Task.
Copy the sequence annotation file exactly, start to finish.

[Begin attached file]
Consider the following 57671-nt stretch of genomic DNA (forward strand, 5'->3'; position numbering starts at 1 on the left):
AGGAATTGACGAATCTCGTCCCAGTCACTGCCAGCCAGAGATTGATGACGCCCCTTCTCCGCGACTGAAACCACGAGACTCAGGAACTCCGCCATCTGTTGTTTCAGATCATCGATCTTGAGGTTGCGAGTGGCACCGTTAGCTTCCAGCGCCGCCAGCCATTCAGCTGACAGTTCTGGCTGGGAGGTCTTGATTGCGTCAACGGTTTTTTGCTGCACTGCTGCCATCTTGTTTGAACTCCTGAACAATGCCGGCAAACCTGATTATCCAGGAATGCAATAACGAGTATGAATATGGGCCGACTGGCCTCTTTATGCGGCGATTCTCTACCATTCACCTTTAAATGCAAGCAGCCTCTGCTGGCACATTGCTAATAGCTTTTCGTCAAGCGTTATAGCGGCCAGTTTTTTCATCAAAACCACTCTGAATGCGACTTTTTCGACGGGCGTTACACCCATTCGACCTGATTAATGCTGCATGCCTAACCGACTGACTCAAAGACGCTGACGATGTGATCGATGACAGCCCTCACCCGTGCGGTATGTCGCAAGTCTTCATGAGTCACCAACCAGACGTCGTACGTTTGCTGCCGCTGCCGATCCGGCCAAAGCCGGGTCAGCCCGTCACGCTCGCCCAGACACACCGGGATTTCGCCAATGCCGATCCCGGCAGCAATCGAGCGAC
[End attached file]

Consider the following 57671-nt stretch of genomic DNA (forward strand, 5'->3'; position numbering starts at 1 on the left):
AGGAATTGACGAATCTCGTCCCAGTCACTGCCAGCCAGAGATTGATGACGCCCCTTCTCCGCGACTGAAACCACGAGACTCAGGAACTCCGCCATCTGTTGTTTCAGATCATCGATCTTGAGGTTGCGAGTGGCACCGTTAGCTTCCAGCGCCGCCAGCCATTCAGCTGACAGTTCTGGCTGGGAGGTCTTGATTGCGTCAACGGTTTTTTGCTGCACTGCTGCCATCTTGTTTGAACTCCTGAACAATGCCGGCAAACCTGATTATCCAGGAATGCAATAACGAGTATGAATATGGGCCGACTGGCCTCTTTATGCGGCGATTCTCTACCATTCACCTTTAAATGCAAGCAGCCTCTGCTGGCACATTGCTAATAGCTTTTCGTCAAGCGTTATAGCGGCCAGTTTTTTCATCAAAACCACTCTGAATGCGACTTTTTCGACGGGCGTTACACCCATTCGACCTGATTAATGCTGCATGCCTAACCGACTGACTCAAAGACGCTGACGATGTGATCGATGACAGCCCTCACCCGTGCGGTATGTCGCAAGTCTTCATGAGTCACCAACCAGACGTCGTACGTTTGCTGCCGCTGCCGATCCGGCCAAAGCCGGGTCAGCCCGTCACGCTCGCCCAGACACACCGGGATTTCGCCAATGCCGATCCCGGCAGCAATCGAGCGAC